What would you say is the impact of the Denver Center?

On what? You see, it has an impact in so many ways. I mentioned earlier what an impact it's had on the economy of Denver. And, there have been studies made by the National Endowment, made by the Rockefeller brothers Foundation showing that for every penny spent on the arts, it generates four times as much for the economy of the city in which the arts entity is established.

Importantly, our outreach programs, those to the public schools and bring the public schools here, will reach now, oh, 95-100,000 families in Denver alone. We're going out into cyber space. Unfortunately, here and everywhere, when times get rough, the first subjects to be cut in the public schools are the arts. And that's true, despite the fact that the Rockefeller Brothers Foundation, the Getty Foundation, have shown that study of the arts by the young improve their understanding and their comprehension in completely unrelated subjects, like mathematics, physics, you name it. It opens the mind. I think, culture for culture's sake alone is enough, but it goes so far beyond that and our future goal is to go out into cyber space, and we're already there, as a matter of fact, through the help of one of our trustees, Glenn Jones, who has Jones University, as you know. Some of our things that we've created, like e-Shakespeare have now become a part of the curriculum, from schools from Los Angeles to Washington DC and many in between.

Most of our conversation has been about the theater company, but you must realize that we are the most complete performing arts center in the world. Let me expand on that. We opened what was going to be a voice laboratory. It is now the National Center for Speech, and this is not just a title. It's been conferred on us by the government, and is supported entirely by the National Institutes of Health. We discovered in the laboratory here, and we're the first to do so, that the first evidence of Parkinson's is in the voice graph. This brought doctors from all over the world here. University of Colorado has been experimenting in the cures for Parkinson's. And, the only cure known is the fetal implant. We're testing the efficacy of that. I could go on about that. But let's go to another thing.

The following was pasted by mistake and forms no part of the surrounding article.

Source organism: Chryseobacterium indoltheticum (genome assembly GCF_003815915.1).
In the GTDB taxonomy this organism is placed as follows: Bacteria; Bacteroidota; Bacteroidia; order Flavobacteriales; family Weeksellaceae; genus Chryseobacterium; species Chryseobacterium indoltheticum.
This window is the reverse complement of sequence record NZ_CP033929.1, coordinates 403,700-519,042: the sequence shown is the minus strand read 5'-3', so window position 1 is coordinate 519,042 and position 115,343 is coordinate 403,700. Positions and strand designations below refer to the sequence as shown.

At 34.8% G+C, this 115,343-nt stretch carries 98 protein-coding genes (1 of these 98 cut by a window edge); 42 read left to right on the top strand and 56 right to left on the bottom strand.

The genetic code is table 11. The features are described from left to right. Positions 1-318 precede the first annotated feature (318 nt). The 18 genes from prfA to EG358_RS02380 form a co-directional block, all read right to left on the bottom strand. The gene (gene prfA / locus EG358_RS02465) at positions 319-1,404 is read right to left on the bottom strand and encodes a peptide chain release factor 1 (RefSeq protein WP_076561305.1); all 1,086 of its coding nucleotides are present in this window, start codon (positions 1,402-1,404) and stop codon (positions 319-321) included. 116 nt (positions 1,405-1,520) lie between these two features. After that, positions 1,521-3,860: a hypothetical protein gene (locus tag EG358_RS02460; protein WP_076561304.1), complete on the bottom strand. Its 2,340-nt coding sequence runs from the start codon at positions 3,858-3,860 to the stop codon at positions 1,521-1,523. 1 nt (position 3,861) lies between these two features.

We are the only performing arts center that I know that has its own television and movie studies. But each of these divisions are integrated, interrelated and interdependent. Each helps the other. So the voice laboratory, the National Center for Voice Research, helps its students in learning to use their voice. It helps the actors. We have outreach programs for the doctors, for the lawyers, for anyone that wants to learn how to use their voice better. And, I could go on and on with this, but we're not just a theater company.

Are you satisfied with the DCPA?

You know, there is something the masthead of the Denver Post, "There's no hope for the satisfied mind", and I feel that particularly as far as the theater and our work is concerned. Never will I be satisfied. If I'm satisfied, I ought to be kicked out of here immediately.

But you're pleased?

Oh, I'm pleased. I'm delighted, and I want to be more pleased.